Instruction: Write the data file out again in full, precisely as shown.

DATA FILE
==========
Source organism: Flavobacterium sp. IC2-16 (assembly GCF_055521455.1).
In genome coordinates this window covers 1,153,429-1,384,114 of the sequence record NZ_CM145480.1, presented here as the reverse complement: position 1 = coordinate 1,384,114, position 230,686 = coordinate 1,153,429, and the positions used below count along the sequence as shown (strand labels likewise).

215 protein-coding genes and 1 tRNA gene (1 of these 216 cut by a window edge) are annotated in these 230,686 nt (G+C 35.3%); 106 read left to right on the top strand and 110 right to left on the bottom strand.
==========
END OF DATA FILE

Source organism: Flavobacterium sp. IC2-16 (assembly GCF_055521455.1).
In genome coordinates this window covers 1,153,429-1,384,114 of the sequence record NZ_CM145480.1, presented here as the reverse complement: position 1 = coordinate 1,384,114, position 230,686 = coordinate 1,153,429, and the positions used below count along the sequence as shown (strand labels likewise).

215 protein-coding genes and 1 tRNA gene (1 of these 216 cut by a window edge) are annotated in these 230,686 nt (G+C 35.3%); 106 read left to right on the top strand and 110 right to left on the bottom strand.